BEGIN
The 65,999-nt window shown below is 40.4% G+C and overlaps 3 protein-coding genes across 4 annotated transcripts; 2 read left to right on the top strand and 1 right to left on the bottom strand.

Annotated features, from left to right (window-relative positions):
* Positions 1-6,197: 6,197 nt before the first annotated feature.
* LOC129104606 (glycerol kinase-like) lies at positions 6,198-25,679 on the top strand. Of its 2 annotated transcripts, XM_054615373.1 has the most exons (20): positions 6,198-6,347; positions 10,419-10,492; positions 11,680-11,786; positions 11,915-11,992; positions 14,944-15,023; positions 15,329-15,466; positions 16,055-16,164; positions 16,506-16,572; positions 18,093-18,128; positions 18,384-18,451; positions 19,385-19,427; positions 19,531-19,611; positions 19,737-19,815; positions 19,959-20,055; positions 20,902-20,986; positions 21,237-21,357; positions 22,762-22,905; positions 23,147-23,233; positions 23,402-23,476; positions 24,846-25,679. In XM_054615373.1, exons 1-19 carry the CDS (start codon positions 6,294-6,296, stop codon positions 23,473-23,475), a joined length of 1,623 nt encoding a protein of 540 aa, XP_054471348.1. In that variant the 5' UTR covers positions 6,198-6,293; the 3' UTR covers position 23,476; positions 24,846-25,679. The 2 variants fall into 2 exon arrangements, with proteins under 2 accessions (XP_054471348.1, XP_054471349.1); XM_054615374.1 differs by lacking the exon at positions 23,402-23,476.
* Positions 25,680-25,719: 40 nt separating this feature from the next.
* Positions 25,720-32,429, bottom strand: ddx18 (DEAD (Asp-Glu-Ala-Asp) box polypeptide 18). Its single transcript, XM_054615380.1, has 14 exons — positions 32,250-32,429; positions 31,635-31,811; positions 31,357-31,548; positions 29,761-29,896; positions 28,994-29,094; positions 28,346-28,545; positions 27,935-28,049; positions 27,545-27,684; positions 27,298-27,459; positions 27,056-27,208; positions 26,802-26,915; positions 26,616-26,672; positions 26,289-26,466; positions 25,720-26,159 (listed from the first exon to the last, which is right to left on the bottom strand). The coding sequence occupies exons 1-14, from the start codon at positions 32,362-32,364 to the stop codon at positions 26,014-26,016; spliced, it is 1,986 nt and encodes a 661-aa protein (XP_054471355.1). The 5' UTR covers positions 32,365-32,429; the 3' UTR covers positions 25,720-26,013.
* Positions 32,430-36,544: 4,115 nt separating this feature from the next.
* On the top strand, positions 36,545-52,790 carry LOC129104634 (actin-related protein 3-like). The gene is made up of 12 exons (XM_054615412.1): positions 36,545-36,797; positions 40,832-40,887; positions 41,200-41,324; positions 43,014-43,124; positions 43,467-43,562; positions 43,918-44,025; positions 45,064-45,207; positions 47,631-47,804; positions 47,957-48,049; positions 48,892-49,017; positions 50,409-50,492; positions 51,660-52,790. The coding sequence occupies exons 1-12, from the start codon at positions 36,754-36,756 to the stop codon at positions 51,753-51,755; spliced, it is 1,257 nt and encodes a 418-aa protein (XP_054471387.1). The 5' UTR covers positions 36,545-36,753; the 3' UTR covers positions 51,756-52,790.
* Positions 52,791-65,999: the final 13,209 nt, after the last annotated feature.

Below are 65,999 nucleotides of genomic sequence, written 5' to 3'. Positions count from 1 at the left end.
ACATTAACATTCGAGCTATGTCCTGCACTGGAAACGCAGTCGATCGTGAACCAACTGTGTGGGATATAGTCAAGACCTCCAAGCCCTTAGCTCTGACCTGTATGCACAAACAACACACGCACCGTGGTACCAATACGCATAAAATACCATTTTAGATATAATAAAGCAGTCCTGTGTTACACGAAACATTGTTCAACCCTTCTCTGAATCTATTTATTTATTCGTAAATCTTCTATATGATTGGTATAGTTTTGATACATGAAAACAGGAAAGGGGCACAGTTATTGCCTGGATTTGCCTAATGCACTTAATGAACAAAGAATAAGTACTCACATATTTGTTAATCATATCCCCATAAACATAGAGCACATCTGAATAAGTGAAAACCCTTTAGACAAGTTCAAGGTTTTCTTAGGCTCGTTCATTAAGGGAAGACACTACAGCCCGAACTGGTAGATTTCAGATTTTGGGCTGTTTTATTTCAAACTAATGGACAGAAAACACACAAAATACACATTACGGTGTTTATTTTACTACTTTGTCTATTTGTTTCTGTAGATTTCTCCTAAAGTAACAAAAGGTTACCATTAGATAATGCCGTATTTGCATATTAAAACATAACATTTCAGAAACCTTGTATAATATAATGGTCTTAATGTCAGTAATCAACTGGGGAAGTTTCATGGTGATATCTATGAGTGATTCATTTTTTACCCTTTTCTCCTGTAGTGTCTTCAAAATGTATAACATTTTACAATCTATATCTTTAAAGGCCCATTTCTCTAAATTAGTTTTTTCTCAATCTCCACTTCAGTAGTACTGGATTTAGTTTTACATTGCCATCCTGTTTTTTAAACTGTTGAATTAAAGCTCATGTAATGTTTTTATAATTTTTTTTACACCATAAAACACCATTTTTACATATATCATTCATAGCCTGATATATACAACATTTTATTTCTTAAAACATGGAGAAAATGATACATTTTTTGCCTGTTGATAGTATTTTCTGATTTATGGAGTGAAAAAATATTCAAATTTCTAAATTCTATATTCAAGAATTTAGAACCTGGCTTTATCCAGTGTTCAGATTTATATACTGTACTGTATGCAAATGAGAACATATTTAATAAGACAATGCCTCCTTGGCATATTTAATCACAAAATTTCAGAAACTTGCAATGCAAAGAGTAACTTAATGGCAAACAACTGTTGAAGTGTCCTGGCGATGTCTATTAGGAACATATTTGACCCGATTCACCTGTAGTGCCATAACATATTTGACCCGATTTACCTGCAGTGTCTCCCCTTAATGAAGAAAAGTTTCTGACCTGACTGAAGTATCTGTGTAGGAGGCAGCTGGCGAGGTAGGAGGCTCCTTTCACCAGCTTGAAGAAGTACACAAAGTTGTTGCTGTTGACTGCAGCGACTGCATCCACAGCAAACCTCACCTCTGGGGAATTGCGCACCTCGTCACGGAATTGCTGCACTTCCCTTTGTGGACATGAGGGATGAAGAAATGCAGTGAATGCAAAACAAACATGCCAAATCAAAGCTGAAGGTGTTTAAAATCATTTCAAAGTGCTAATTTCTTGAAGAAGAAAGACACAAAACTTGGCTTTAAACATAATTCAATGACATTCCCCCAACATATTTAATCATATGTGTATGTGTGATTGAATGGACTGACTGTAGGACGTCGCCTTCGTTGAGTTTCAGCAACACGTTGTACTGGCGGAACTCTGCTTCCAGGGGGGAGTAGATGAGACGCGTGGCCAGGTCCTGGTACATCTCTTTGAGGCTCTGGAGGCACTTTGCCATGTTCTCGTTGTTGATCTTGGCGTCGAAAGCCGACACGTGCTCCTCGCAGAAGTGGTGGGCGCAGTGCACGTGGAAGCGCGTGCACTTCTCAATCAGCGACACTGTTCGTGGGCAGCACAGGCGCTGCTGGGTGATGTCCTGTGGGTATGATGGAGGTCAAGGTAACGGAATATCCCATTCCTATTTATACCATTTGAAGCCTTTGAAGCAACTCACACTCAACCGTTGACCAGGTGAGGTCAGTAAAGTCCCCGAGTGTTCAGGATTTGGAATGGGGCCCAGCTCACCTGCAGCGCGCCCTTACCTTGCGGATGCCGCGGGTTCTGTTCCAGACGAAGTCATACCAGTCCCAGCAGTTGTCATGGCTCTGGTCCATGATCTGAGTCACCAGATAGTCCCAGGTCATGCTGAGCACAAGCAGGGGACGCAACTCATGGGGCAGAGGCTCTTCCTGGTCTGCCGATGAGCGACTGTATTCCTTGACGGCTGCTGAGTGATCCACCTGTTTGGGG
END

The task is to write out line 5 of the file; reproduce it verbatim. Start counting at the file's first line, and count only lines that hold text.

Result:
* Positions 25,680-25,719: 40 nt separating this feature from the next.